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    1. It certainly gave me a fright and, peculiarly, I am exhausted after it. I slept for two hours after returning from the doctor’s and slept ten hours last night. Own doctor tomorrow to see what’s best to do for the future.

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  2. Hi Paddy – so sorry to hear your nasty reaction to the wasp sting! Probably it was the unfortunate experience of two stings so close together! Your poor immune system was still fighing the first sting when Wasp Two attacked! I have to say I deal with any wasp nests near the house as I also over-react to the little menaces when they sting! I;m impressed at your winter preparations! I was working in the garden yesterday without a jacket!!!!

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  3. That’s an irritating change of events to have such a reaction. I’ve heard of increasingly severe reactions to wasp and bee stings, and it generally gets worse with each sting, so be very careful if another comes along particularly the throat area.
    You’re going to have fun adding new colchicums 😉 I can already tell that your ‘Rosy Glow’ is incorrect and looks more like ‘Lilac Wonder’ with its floppiness and lack of a white center. Message me on FB if you’d like a picture or two from the colchicum book!

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    1. No, you are correct – you see, my bladder was on my mind once again and I mixed up my names. I’ll go now and edit.

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    2. And, I got a copy of the colchicum book only last week and was happy that this one was ‘Lilac Wonder’ but still I got it wrong when it came to writing about it.

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      1. I’m sorry, I thought for sure there had been a mix up in the fields. Good to know they are keeping them sorted out, since I went for years calling something a certain name and then awkwardly found out it was something obviously different.
        Just this fall I came to the conclusion Rosy Glow is really the Giant…

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    1. It was a lazy photograph, Neil – taken from my armchair looking out the window. We were only admiring this evening’s moon a few minutes ago, very yellowish, an attractive colour.

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  4. Hello Paddy,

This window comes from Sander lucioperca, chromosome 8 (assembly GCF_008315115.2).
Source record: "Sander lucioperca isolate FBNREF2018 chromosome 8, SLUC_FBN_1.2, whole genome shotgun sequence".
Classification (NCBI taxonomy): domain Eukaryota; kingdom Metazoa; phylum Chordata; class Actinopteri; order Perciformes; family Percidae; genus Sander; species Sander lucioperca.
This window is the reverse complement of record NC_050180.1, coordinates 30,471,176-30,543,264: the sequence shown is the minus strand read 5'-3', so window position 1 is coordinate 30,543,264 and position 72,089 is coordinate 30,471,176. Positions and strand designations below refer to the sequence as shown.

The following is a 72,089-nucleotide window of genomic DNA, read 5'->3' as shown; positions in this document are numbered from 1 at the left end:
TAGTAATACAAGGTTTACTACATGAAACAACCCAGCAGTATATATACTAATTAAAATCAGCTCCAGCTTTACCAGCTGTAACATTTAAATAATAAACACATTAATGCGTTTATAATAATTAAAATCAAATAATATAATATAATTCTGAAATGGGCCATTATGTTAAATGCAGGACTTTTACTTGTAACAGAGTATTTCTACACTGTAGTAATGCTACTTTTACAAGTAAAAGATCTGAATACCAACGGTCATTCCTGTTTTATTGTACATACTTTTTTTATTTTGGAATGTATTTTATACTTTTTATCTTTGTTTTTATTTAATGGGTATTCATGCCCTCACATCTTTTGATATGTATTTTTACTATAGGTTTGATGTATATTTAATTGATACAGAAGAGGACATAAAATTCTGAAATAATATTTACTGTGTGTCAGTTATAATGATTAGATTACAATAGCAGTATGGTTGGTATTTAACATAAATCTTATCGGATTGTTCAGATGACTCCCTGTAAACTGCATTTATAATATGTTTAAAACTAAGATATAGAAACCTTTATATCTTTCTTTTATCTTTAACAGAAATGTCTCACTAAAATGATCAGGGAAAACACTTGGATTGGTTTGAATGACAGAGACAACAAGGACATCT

Very sorry to hear about the wasp stings, and how unlucky to get two so close together, and I agree with the previous comment about being prepared for a possible worsening reaction next time. ? Worth having an epipen to hand? I’ve looked into these in the past given our 45 minutes travel from casualty, but never quite got round to getting one. Plus they seem to come with a very poor shelf life, and recently jacked up cost. Still, a thought I’m sure your doctor will consider/discuss. But strange that you should have been stung twice, if the only nest was in the roof space. I wonder if there might be another one, tucked away somewhere closer to where you’d been working? Or that you’d been eating one of those items which smell like sting attack pheromones?
    Anyway a change in the weather to colder conditions will hopefully see them all die off quickly – our two nests (that I know about!) are still incredibly active, after all the recent warm weather.
    best wishes
    Julian

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  5. I do hope you are fully recovered from your wasp sting, Sounds most unreasonable of them. I have a small clump of liriope which after four years in the garden finally looks settled. I can’t bring myself to divide it yet but maybe next year. The nerines en masse look wonderful. A lovely colour for this time of year. And the first sign of snowdrops really does remind us that the seasons are changing. Here the dahlias are still going strong but the tidy up is beginning.

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    1. Tidying up has been the theme of the week here. We had tree surgeons here on Monday and had seven good sized trees removed and some pruning done on a line of mature ash trees – several of the branches removed from the ash were bigger than the trees that were cut down. The big material was all chipped and removed but there was a mountain of twigs, leaves and general debris to be cleared as well as the pruning of damaged shrubs and other garden plants. Today should finish the job! Re the Liriope – it increases well and divides easily. I bought a variegated form a few years back and it is beginning to get going now – and, yes, it does seem slow! The boiled kettle never boils!

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  6. Colchicum ‘Lilac Wonder’ is in a wonderful state of collapse. It would not have occurred to me that all those flowers came from the one bulb, but I’ll marvel all the more next time I see one. I’m sorry about your reaction to the wasp sting. That must have been very scary.

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    1. I’m falling more and more under the spell of the colchicums and have added a few more this year. They give a great splash of colour at this time of the year. Re the sting – the doctor prescribed steroid tablets to be held until needed. It was a case of hypersensitivity, something which happens when one sting follows shortly on another. Thankfully, it wasn’t an anaphylactic reaction so uncomfortable and upsetting but not dangerous. I’ll survive!